THE "TERRY" STOP --- CRIMINAL TRIALS UPDATE BLOG: Defense Attorney Charles Jerome Ware
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THE "TERRY" STOP
A "Terry stop" is a brief detention of a person by police based upon reasonable suspicion of the person's involvement in criminal activity. A "Terry stop" is not an arrest. The name "Terry stop" comes from the case of Terry v. Ohio, 392 U.S.1 (1968), in which the United States Supreme Court held that police may briefly detain a person who they reasonably suspect is involved in criminal activity [and see, Hiibel v. Sixth Judicial District, 542 U.S.177 (2004)].
(1) "Terry" Stop in Maryland. On 2/14/2011, the Maryland Court of Special Appeals (MCSA) ruled that a lower (circuit) court erred by denying the defendant's motion to suppress a gun found in the defendant's car during the police officer's "Terry" stop. The appellate court's reasoning was that the officer, who patted down the defendant based on "furtive" (stealthy or surreptitious) hand movements, failed to articulate in court sufficient grounds for the intrusion.
[In re Jeremy P., No. 1820, September Term, 2009]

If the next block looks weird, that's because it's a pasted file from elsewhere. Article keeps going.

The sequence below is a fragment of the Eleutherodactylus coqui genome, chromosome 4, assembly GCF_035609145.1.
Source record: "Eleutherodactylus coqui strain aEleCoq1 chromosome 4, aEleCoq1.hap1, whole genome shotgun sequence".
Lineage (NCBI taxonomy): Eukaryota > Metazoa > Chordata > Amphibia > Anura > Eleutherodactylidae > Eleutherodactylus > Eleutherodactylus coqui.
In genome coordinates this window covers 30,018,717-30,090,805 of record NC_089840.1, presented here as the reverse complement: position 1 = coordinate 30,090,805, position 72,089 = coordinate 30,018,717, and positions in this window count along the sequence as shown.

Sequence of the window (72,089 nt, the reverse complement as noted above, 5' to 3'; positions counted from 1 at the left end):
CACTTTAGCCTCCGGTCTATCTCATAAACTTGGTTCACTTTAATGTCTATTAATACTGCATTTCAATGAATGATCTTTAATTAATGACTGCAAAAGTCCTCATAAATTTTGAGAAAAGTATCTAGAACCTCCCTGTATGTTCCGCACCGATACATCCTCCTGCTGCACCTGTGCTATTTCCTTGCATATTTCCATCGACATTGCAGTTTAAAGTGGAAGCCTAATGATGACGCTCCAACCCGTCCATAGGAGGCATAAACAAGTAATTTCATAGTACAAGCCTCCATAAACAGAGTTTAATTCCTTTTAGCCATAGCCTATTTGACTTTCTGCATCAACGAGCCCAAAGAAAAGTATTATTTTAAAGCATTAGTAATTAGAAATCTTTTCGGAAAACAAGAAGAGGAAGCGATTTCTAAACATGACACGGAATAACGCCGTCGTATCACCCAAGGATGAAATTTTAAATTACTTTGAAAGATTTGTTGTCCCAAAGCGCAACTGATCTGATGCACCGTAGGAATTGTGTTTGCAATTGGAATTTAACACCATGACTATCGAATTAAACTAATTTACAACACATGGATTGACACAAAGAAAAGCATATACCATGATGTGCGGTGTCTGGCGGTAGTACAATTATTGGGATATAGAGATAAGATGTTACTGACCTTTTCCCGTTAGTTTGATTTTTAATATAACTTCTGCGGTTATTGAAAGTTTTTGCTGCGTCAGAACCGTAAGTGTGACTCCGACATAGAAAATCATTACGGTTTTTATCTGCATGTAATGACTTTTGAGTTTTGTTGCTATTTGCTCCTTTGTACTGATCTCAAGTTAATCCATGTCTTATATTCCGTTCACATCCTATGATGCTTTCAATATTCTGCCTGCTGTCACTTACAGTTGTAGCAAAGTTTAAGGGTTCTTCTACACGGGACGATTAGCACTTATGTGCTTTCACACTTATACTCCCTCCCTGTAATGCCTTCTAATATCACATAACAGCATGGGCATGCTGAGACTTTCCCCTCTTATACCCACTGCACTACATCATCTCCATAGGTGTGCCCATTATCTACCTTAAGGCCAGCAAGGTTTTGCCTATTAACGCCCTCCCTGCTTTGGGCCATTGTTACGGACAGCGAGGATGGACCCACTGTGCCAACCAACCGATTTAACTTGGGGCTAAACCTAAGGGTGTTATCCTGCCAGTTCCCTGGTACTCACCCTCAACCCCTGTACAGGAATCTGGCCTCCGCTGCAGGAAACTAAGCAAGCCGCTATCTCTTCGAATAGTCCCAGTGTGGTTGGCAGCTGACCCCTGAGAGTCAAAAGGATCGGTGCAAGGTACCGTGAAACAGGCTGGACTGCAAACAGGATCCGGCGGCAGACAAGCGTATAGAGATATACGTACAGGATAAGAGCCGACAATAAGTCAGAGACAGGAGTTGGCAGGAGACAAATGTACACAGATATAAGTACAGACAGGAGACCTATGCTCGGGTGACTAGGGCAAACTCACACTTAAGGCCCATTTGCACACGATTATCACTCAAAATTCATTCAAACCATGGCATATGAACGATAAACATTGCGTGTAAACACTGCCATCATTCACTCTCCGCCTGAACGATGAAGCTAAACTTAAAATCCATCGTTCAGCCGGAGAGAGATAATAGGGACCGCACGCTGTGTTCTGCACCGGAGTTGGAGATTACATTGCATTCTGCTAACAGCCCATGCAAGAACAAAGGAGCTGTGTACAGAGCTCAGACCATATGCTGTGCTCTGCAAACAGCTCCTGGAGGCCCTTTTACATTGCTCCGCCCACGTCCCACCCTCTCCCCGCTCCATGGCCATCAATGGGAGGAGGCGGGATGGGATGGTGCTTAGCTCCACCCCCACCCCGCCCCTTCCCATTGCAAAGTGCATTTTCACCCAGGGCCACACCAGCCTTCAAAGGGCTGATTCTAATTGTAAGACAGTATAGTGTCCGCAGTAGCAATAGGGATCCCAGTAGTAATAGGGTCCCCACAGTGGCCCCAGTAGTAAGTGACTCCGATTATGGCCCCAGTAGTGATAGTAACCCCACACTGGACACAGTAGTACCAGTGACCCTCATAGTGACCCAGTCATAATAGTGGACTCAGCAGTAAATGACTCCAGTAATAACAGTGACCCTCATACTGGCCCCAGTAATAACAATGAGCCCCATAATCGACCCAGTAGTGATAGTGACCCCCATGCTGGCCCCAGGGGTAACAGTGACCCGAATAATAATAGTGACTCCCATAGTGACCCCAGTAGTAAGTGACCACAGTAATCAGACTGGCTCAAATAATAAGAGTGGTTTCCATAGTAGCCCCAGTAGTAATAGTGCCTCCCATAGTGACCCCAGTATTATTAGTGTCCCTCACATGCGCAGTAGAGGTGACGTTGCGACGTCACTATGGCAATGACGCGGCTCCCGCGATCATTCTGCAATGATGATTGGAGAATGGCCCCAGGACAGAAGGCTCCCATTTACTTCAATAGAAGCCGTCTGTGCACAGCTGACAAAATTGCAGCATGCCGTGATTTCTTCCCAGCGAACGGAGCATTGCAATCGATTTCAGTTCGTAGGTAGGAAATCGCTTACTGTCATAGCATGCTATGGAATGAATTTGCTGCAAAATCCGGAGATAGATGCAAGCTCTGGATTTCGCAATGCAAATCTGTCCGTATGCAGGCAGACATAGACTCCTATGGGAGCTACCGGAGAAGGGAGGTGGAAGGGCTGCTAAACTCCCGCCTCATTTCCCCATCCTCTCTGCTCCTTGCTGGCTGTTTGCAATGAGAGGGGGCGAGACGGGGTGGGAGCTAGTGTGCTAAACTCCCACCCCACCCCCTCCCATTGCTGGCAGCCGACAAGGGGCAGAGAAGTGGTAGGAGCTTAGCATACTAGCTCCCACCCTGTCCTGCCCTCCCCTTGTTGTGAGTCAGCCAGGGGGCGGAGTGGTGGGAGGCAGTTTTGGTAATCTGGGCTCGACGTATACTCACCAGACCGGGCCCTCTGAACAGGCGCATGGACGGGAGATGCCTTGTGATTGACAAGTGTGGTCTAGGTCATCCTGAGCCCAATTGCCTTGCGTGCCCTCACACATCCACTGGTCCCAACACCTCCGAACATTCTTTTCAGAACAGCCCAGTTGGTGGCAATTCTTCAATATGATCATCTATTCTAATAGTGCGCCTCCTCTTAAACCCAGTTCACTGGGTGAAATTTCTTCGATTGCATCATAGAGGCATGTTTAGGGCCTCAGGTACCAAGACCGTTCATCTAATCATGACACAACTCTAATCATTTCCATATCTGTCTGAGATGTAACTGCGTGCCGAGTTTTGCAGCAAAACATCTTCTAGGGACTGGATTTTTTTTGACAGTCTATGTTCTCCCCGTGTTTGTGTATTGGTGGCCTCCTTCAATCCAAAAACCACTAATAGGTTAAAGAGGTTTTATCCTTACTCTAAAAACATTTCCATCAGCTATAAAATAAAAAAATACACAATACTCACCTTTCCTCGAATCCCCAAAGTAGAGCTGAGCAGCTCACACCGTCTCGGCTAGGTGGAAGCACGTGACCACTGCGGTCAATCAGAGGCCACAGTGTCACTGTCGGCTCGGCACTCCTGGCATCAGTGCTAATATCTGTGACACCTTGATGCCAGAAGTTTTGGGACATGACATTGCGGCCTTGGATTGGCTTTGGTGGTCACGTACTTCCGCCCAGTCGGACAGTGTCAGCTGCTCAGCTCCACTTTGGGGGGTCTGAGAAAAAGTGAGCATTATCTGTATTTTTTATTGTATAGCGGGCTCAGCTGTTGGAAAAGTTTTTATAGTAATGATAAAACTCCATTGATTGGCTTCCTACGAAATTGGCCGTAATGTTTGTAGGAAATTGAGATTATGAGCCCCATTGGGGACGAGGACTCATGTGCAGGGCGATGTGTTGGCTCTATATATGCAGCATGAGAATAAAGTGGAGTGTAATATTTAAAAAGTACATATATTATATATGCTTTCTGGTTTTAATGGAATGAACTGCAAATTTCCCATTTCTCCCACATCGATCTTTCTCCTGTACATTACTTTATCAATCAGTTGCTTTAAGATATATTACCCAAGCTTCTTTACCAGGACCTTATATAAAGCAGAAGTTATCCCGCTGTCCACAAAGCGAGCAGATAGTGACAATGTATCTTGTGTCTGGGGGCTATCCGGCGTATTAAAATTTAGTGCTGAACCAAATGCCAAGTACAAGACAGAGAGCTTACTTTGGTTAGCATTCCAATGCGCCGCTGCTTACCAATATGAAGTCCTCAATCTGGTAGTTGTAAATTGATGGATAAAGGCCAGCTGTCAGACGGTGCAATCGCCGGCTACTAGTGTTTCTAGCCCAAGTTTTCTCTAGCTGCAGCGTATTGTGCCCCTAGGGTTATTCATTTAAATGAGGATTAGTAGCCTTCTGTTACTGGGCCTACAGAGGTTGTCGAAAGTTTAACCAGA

(2) "Terry" Stop in the 11th Federal Circuit. On October 2nd 2012, the 11th Circuit U.S. Court of Appeals ruled that brief questioning by a police officer of a driver for reasons unrelated to the stop did not exceed the scope of a "constitutional stop and frisk". Therefore, the defendant's suppression in the trial court was reversed.
[United States v. Griffin, 2012 U.S. App. LEXIS 20543 (11th Circuit, October 2nd, 2012); and see, United States v. Digiovanni, 650 F. 3d 298, 507 (4th Cir. 2011)]
(3) "Terry" Stop and Police Officer's "Incredible" Testimony. On October 3rd, 2012, the 11th Circuit U.S. Court of Appeals refused to overturn the conviction of a man who appealed, inter alia, because of the "incredibility" of the officer's testimony in making the "Terry" stop. According to the Court, the officer's testimony may well have been incredible, and consequently unreliable, but it was not "contrary to the laws of nature or so inconsistent or improbable on its face that no fact finder could accept it".
[United States v. Dixon, 2012 U.S. App. LEXIS 20617 (11th Circuit, October 3rd, 2012); an unpublished opinion out of the Middle District of Florida]
[thedailyrecord.com/ 2011-02-13/Opinions/Maryland Court of Special Appeals; see, Maryland v. Shatzer, __U.S., 130 S. Ct. 1213 (2010); www.fourthamendment.com/blog; lawyersusaonline.com/blog/2012/10/04]